Global Dynamix is currently sponsoring a submarine towing stability study at Stevens Institute of Technology.
During general transiting conditions, emergency conditions, and/or prior to decommissioning, naval submarines will need to be surface towed to and from various locations. However, submarines under surface tow often display undesirable tow characteristics such as yawing or extreme kiting to one side. To circumvent adversity, submarines need to be cautiously and dexterously towed in a stable manner in both open ocean or through narrow water passages.
To investigate how stern surfaces affect towing characteristics of Virginia Class submarines, Global Dynamix has contracted Stevens Institute of Technology to perform specialized tests in the hydrodynamics facility of the Davidson Laboratory. To perform the study, Stevens is utilizing a unique 8 foot long, 1/48 scale, free-flooding fiberglass model of a Virginia Class fast attack submarine with a general hull design and three interchangeable stern configurations. The model was specifically manufactured for this study by FX Models of Terryville, CT. Stevens will use all three stern configurations of the model for examining and understanding how stern surfaces control towing characteristics.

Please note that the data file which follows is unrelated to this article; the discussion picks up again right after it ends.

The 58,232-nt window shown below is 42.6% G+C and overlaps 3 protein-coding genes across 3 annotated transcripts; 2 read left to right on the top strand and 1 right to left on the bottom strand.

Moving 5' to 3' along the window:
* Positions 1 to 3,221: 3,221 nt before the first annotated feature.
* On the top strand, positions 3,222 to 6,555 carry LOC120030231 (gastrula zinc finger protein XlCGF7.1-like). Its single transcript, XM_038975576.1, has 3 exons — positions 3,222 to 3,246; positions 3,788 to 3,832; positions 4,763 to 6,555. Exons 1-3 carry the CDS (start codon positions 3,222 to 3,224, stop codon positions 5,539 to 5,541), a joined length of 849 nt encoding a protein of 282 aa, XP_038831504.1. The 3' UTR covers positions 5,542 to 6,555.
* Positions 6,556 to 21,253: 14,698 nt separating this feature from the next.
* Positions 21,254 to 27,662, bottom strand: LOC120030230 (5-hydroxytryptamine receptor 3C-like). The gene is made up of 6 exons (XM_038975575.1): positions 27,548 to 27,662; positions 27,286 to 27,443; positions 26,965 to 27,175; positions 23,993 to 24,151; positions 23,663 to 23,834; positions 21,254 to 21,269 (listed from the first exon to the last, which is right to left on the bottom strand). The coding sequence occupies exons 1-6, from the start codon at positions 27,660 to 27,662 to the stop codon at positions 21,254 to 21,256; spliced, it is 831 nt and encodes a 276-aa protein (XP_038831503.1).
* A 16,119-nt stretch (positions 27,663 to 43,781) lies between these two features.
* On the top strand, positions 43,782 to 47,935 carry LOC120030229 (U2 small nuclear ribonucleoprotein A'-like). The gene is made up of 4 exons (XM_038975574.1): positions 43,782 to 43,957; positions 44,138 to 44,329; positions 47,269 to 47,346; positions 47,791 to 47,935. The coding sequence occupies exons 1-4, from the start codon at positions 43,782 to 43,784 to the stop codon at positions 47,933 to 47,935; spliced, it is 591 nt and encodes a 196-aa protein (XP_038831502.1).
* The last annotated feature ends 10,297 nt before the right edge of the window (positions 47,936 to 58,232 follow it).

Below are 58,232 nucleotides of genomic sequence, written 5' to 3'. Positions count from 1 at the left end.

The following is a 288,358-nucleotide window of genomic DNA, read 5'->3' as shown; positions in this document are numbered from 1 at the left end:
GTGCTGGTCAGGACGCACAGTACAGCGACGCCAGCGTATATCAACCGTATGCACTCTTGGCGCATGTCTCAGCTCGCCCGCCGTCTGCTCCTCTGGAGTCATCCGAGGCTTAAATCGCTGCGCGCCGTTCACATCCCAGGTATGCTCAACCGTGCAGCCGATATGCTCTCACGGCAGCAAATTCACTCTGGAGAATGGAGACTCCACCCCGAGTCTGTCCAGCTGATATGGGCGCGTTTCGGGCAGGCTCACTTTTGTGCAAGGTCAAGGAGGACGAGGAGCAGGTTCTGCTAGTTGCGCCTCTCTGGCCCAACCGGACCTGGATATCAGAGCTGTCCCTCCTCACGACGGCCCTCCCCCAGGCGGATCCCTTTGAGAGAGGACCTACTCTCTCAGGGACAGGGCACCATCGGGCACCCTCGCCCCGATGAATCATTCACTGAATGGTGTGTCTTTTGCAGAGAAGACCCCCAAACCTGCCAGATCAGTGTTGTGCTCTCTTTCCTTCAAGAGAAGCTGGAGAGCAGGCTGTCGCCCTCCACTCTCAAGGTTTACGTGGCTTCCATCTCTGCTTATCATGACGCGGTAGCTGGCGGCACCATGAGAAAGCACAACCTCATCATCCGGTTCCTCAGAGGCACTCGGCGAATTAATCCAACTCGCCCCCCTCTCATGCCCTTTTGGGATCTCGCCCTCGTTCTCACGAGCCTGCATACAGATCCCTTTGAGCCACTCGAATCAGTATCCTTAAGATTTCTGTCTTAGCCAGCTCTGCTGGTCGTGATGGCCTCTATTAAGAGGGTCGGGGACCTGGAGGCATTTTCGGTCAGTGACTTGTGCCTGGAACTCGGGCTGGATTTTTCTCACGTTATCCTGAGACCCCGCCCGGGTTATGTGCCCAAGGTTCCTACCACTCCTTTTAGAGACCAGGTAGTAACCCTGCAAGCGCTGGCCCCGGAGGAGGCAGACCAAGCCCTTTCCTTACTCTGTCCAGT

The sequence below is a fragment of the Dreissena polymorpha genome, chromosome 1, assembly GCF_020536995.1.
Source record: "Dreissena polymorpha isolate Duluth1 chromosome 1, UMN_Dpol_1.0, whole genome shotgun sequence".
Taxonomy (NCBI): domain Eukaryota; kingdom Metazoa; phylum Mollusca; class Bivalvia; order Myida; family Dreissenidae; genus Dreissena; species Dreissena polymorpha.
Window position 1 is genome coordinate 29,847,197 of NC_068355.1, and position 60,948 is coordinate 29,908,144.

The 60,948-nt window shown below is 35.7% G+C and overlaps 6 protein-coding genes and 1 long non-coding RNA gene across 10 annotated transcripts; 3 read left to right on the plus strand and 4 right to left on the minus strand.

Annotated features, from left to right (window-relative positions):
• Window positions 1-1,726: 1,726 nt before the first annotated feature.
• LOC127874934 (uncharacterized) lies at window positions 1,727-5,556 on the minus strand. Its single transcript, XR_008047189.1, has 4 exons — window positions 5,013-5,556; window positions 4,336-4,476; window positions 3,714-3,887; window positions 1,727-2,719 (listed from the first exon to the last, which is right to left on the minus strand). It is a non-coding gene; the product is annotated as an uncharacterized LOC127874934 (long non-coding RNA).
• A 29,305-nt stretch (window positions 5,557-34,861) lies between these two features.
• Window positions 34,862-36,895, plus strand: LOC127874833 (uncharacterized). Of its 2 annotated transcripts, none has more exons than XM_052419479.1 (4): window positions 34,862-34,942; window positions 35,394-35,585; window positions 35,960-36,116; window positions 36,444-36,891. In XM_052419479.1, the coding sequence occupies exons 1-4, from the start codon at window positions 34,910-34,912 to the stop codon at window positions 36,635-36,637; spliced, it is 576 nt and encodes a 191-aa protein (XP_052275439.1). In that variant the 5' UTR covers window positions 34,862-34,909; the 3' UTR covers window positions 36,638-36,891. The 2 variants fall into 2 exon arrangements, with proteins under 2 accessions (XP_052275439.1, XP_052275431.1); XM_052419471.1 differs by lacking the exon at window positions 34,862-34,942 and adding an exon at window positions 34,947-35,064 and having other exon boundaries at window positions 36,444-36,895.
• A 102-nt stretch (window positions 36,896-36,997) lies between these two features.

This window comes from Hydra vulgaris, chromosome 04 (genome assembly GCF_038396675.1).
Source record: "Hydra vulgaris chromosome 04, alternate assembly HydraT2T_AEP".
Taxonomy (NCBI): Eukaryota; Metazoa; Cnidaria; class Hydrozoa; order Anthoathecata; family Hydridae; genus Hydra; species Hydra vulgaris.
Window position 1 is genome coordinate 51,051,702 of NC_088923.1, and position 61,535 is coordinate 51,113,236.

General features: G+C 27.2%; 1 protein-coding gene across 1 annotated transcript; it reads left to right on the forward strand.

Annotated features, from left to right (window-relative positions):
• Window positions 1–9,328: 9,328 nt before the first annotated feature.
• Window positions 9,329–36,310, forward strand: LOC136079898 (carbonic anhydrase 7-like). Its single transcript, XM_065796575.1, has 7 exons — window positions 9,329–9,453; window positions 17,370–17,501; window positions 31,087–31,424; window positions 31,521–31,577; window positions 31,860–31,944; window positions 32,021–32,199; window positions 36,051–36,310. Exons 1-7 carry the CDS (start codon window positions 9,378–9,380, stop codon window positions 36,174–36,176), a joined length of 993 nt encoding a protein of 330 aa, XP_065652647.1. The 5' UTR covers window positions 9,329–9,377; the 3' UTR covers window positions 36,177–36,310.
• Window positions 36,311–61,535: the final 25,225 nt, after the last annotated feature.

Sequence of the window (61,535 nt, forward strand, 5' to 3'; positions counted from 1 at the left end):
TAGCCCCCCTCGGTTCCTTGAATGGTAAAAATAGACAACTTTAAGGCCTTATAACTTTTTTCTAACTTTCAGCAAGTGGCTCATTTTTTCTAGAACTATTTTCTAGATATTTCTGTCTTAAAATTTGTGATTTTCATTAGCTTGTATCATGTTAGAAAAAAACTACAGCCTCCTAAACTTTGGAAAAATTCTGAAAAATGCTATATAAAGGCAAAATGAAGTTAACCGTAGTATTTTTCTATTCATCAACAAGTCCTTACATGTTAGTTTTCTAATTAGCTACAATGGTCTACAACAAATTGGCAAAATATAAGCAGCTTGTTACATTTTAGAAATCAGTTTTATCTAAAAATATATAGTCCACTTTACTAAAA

The goals of the study are to help provide Global Dynamix and its clients with an advanced set of trim, tow point, towline angle and tension considerations when towing Virginia Class submarines under various maritime conditions.